RAGE! Does anyone else share my rage at all the branding bollocks we are inflicted with in this day and age? It’s bad enough that every waking moment we are bombarded with advertising – on the street, on the bus, on the TV, on the radio, in the newspapers, on the internet, at the bottom of emails, as we turn on our computers, as we pick up our phones, a whole world geared up to find new ways of selling new stuff that we don’t need and never shall through the new gadgets on which our lives become more and more dependent.
And then there’s a whole new level… such as, for example, the ‘brand exclusion zone’ being set up around the London Olympic site. This obscene idea takes branding to a whole new level. Within the 1km or so ‘exclusion zone’ around the main Stratford stadium, not only will you be unable to buy any food other than that approved by McDonalds, or drink any drink which isn’t sourced by Coca Cola, but you will be unable to buy it with any credit card other than Visa and – in an act of almost barbaric stupidity – spectators wearing overtly branded clothing which isn’t approved by the Olympic committee, can be asked to remove it, or themselves. Great rings of legal apparatus have been thrown up to ensure that, for the duration of the games, only those companies which have paid through the nose for the privilege (and I grant you, every penny the taxpayer didn’t spend is welcome…) will be permitted to advertise their goods or even reference the Olympics, and we, the spending customer, will not only be bombarded with images of their goods, but flatly monopolised by them.
I find the very idea of branding, utterly counter-intuitive. Buying heyfever medicine a few days ago, I was given a choice – between a budget hayfever tablet and one containing precisely the same ingredients for £2.50 more, which had a brand. ‘Some people like the comfort of a brand,’ explained the pharmacist, as I sneezed and dribbled over her counter. ‘They like knowing they’re better off.’
“But, it’s the same medicine, yes?”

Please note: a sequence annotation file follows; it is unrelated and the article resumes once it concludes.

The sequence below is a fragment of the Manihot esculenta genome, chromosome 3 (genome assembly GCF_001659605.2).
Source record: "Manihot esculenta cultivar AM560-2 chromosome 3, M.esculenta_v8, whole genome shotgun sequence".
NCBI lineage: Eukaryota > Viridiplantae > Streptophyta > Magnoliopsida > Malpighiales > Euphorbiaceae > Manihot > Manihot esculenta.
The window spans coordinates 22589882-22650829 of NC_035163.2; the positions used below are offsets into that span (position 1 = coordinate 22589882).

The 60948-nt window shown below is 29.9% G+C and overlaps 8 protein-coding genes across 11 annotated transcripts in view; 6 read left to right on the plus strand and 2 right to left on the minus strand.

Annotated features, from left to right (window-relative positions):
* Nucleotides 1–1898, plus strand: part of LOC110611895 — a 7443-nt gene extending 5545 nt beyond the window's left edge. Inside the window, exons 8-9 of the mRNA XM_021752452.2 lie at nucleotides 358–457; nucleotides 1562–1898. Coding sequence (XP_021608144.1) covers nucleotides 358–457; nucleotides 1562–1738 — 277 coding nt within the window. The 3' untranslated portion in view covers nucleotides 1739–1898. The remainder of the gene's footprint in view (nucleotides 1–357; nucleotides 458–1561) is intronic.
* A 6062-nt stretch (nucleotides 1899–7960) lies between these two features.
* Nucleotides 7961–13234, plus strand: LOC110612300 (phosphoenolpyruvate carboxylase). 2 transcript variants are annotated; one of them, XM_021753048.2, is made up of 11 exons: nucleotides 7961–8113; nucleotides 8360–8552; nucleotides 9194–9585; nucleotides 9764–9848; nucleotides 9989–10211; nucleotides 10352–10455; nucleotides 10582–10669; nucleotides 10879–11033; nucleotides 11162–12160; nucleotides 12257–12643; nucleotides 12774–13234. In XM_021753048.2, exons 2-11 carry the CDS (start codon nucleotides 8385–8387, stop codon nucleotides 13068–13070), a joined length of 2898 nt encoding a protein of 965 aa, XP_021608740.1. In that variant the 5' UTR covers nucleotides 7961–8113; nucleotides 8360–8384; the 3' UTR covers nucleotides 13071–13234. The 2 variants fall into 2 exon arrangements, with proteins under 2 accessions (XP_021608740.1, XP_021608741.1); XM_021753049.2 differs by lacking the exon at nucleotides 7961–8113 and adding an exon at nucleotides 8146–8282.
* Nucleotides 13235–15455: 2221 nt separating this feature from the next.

“Oh yes!” she sighed. “Absolutely the same stuff.”
When did this happen to us? When did we, as a society, decide that we couldn’t think for ourselves? When did we stop reading what was on the back of the package and just look at the shiny brand stamped on its front? Sure, there are certain brands in which I trust… nutella, for example, is an infinitely better chocolate spread than Tesco’s own brand… trainers which cost £8 from Shoe Zone are more likely to disintegrate than those which cost £30 from Clerks, fine, but this isn’t an exercise in market forces, merely common sense! This is a process of us, the consumer, using our judgement, wisdom and experience to determine a) which chocolately condiment we prefer in the morning and b) how many miles of pavement pounding we’re going to get out of our shoes. I don’t need to spend £150 on a pair of shoes because Adidas says it looks cool! Indeed, I’d feel a shudder of horror at the merest notion, someone feeling as if with every stride I take, another pound of damage is inflicted on these over-priced wanderers! I don’t need bling by Burberry, don’t want the perfume of movie stars, don’t see why because some C-list celebrity I’ve never heard of chooses to wear a certain type of underpant, I should wear those pants too. It’s not just offensive to my intellect and common sense, it’s actually insulting to people as individuals, reducing us from the chaotic mis-mash of bits-of-this and bits-of-that thrown together and shaken about – which is essentially all people ever are – into mere cliches of ‘Nike man’ and ‘Monsoon woman’, our bodies bought up and turned into advertising copy for a company whose ideals stand for no more and no less than profit and global uniformity. Who are they to define my kind of cool? Who are they to tell me what food I should eat, what clothes I should wear, what holidays I should desire, what houses I should live in, bombarding me with a vision which is not my own from every corner of my daily waking life? I am my own kind of cool, individual and unique, and I defy anyone to stick a brand on that.